Washington — President Trump's former national security adviser John Bolton alleges in athat Mr. Trump pushed Chinese President Xi Jinping in trade negotiations to agree to purchase American agricultural products in order to boost Mr. Trump's political standing with U.S. farmers and help him win reelection.
In an excerpt of Bolton's book, "The Room Where It Happened: A White House Memoir" published by The Wall Street Journal, Bolton condemns what he calls the "incoherence" of the president's trade policy and his focus on winning a second term. The excerpt was published minutes after stories about the memoir's contents appeared in The New York Times and Washington Post, both of which said they had obtained copies of the book ahead of its scheduled June 23 release.
The longtime conservative foreign policy hawk describes a meeting with Xi and Mr. Trump on June 29, 2019, in Osaka, Japan. Bolton says Xi told Mr. Trump "that some (unnamed) American political figures were making erroneous judgments by calling for a new cold war with China."
"Whether Xi meant to finger the Democrats or some of us sitting on the U.S. side of the table, I don't know, but Trump immediately assumed that Xi meant the Democrats. Trump said approvingly that there was great hostility to China among the Democrats," Bolton writes.
"Trump then, stunningly, turned the conversation to the coming U.S. presidential election, alluding to China's economic capability and pleading with Xi to ensure he'd win. He stressed the importance of farmers and increased Chinese purchases of soybeans and wheat in the electoral outcome," Bolton continues.
Bolton writes that he was prevented from reprinting Mr. Trump's exact language due to the administration's review of the book, meant to ensure that no classified information was included.
"I would print Trump's exact words, but the government's prepublication review process has decided otherwise," Bolton writes. The Justice Department on Tuesdayagainst Bolton, who resigned as national security adviser in December 2019, arguing the book contained classified material and should not be published.
On Wednesday, the Justice Department filed a motion for preliminary injunction seeking to halt the publication of the book. "Disclosure of the manuscript will damage the national security of the United States," the DOJ said in the application.
The memoir's publisher, Simon & Schuster, a division of ViacomCBS, said in a statement that the filing "is a frivolous, politically motivated exercise in futility. Hundreds of thousands of copies of (the book) have already been distributed around the country and the world. The injunction as requested by the government would accomplish nothing."
The book includes assertions that Mr. Trump thought Finland was part of Russia and didn't know the United Kingdom is a nuclear power. Bolton also claims the president called journalists "scumbags" who should be "executed."
The president took to Twitter early Thursday, calling Bolton "incompetent." He said, "Wacko John Bolton's "exceedingly tedious"(New York Times) book is made up of lies & fake stories. Said all good about me, in print, until the day I fired him. A disgruntled boring fool who only wanted to go to war. Never had a clue, was ostracized & happily dumped. What a dope!"
Wednesday night, Mr. Trump said on Fox News Channel's "Hannity" that releasing the book means Bolton broke the law. "Very simple. I mean, as much as it's going to be broken. It's highly classified information, and he did not have approval," Mr. Trump said.
In an interview with The Wall Street Journal Wednesday evening, the president called Bolton "a liar" and said "everybody in the White House hated" Bolton. He also denied Bolton's claim that, as the Journal puts it, he "gave his blessing" to Xi to build detention camps for China's Uighur Muslims. The Journal says a Bolton spokeswoman declined to comment.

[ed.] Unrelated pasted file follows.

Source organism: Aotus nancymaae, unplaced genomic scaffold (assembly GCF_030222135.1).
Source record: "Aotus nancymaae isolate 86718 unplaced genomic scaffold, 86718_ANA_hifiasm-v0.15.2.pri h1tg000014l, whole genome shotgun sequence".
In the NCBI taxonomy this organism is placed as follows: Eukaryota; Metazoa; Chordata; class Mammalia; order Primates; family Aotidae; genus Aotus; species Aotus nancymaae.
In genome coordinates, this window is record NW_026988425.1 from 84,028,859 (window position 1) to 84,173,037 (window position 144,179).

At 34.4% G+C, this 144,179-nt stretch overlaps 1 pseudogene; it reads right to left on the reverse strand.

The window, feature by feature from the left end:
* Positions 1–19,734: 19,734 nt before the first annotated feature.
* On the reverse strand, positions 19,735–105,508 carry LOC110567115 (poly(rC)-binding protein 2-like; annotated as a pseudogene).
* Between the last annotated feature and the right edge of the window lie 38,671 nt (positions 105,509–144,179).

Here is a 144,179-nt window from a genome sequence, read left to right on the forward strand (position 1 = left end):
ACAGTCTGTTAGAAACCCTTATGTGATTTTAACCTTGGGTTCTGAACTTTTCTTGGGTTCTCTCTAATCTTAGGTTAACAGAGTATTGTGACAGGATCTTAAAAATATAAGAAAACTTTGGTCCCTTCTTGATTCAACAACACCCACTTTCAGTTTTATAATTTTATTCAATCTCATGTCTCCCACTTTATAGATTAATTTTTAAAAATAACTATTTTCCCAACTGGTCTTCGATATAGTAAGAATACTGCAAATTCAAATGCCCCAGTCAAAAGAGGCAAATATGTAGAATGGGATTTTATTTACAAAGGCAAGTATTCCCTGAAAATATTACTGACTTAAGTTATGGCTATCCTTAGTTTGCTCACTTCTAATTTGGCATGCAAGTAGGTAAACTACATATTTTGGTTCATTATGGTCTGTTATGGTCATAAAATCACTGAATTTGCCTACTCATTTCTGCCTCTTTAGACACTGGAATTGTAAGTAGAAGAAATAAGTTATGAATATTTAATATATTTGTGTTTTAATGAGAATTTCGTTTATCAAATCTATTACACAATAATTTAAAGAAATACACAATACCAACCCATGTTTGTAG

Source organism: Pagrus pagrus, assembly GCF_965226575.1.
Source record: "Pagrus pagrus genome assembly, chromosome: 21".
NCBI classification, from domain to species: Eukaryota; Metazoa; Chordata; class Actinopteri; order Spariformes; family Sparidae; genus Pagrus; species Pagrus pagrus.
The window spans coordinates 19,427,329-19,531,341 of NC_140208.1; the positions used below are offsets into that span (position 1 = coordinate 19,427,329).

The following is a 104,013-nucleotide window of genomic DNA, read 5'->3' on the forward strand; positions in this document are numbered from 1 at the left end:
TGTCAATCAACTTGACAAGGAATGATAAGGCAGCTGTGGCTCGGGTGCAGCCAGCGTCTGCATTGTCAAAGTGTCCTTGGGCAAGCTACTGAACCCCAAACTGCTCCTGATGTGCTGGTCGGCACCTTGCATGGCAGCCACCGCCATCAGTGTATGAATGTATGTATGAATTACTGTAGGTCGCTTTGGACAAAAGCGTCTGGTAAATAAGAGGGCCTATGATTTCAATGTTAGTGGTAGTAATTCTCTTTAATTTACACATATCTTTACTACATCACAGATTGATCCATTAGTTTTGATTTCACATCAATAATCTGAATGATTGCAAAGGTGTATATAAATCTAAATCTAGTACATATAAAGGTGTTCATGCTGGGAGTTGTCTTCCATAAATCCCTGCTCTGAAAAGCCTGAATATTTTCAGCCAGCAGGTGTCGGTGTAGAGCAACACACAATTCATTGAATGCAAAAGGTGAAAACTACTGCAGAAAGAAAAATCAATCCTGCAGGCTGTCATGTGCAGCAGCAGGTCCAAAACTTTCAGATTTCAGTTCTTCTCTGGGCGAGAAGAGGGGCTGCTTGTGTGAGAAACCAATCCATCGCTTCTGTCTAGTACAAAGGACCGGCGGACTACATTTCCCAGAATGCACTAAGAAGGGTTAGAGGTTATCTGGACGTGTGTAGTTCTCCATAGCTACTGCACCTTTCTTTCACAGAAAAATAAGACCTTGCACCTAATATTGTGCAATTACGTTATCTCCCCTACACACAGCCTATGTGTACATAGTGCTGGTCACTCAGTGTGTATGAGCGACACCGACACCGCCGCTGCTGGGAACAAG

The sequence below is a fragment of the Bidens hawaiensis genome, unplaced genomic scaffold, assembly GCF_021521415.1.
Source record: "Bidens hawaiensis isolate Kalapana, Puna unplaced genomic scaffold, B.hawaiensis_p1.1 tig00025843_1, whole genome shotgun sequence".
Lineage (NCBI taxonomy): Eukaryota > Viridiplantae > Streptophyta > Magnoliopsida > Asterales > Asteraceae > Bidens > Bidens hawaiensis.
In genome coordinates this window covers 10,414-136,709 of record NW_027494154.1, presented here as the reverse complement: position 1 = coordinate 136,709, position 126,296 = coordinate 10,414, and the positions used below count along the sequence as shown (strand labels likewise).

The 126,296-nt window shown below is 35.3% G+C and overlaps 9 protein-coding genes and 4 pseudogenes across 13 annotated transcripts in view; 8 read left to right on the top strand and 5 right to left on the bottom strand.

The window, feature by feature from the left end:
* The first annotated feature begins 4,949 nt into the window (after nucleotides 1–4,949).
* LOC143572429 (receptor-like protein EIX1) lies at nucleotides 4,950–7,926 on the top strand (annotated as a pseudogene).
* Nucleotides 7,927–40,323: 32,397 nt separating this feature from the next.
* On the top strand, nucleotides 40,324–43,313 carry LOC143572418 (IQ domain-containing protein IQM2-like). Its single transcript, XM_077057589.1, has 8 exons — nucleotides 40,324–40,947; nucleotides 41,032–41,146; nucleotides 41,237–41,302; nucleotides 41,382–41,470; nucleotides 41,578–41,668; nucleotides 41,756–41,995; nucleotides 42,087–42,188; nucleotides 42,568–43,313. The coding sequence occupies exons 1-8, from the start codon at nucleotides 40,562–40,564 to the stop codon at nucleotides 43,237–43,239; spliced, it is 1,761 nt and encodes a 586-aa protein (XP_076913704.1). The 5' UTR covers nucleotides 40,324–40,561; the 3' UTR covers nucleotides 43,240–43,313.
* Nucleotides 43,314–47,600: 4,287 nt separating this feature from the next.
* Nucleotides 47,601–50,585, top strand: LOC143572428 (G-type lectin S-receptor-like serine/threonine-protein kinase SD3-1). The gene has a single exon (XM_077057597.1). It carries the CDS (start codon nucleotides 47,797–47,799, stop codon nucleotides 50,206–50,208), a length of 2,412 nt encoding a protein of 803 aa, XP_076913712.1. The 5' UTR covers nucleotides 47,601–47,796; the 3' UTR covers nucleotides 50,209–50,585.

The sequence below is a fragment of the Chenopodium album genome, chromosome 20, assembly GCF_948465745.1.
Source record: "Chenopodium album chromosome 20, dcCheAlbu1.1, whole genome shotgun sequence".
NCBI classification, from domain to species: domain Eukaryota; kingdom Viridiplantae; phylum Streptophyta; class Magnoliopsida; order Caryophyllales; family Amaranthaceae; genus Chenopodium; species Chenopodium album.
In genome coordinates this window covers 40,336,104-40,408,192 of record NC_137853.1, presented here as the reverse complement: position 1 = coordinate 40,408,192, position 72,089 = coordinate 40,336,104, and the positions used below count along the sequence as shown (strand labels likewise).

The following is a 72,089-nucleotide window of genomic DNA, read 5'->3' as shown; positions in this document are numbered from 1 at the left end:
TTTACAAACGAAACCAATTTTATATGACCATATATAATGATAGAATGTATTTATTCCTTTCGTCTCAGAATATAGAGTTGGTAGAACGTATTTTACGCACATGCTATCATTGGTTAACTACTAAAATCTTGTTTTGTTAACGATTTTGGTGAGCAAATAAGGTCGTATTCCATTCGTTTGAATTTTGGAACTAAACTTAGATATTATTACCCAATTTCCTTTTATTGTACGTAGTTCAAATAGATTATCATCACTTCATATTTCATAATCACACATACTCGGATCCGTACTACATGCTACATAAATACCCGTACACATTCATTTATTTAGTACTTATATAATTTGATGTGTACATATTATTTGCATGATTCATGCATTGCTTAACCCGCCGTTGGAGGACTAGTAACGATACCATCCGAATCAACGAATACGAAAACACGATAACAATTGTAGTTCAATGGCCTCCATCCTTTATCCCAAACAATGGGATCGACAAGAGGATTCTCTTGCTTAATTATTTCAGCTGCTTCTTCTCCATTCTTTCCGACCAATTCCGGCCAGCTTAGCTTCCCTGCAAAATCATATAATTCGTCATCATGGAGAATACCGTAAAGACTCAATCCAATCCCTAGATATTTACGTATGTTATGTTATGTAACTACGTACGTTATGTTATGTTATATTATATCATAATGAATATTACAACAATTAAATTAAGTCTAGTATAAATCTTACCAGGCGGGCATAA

According to the excerpt in the Journal, Bolton says in the book that "Trump's conversations with Xi reflected not only the incoherence in his trade policy but also the confluence in Trump's mind of his own political interests and U.S. national interests."
"I am hard-pressed to identify any significant Trump decision during my White House tenure that wasn't driven by reelection calculations," Bolton writes.
However, he also condemns House Democrats for their handling of the impeachment inquiry late last year, accusing them of being too narrowly focused on Mr. Trump's dealings with the Ukrainian president. Mr. Trump was impeached on counts of abuse of power and obstruction of Congress in December, although he was acquitted of both in February.
"Had Democratic impeachment advocates not been so obsessed with their Ukraine blitzkrieg in 2019, had they taken the time to inquire more systematically about Trump's behavior across his entire foreign policy, the impeachment outcome might well have been different," Bolton writes. Democrats argued that Mr. Trump abused his power by asking the Ukrainian president to investigate Joe Biden, a political rival, and his son.
Bolton refused to testify as part of the House inquiry, and was not called to testify at the subsequent impeachment trial. Democrats have accused him of cynically withholding pertinent knowledge of the president's actions to boost his book sales.
"I have seen the reports that John Bolton is claiming the House should have impeached Trump for other matters. Well, thank you John Bolton for being the firefighter that shows up to the building that's already burned with the fire hose and saying, 'I'm here to help,'" Democratic Congressman Eric Swalwell told reporters on Wednesday afternoon.
The White House disseminated talking points to allies Wednesday that emphasized they believe Bolton is breaking the law and just trying to make money, but did not refute any specific claims of presidential behavior as have been reported.
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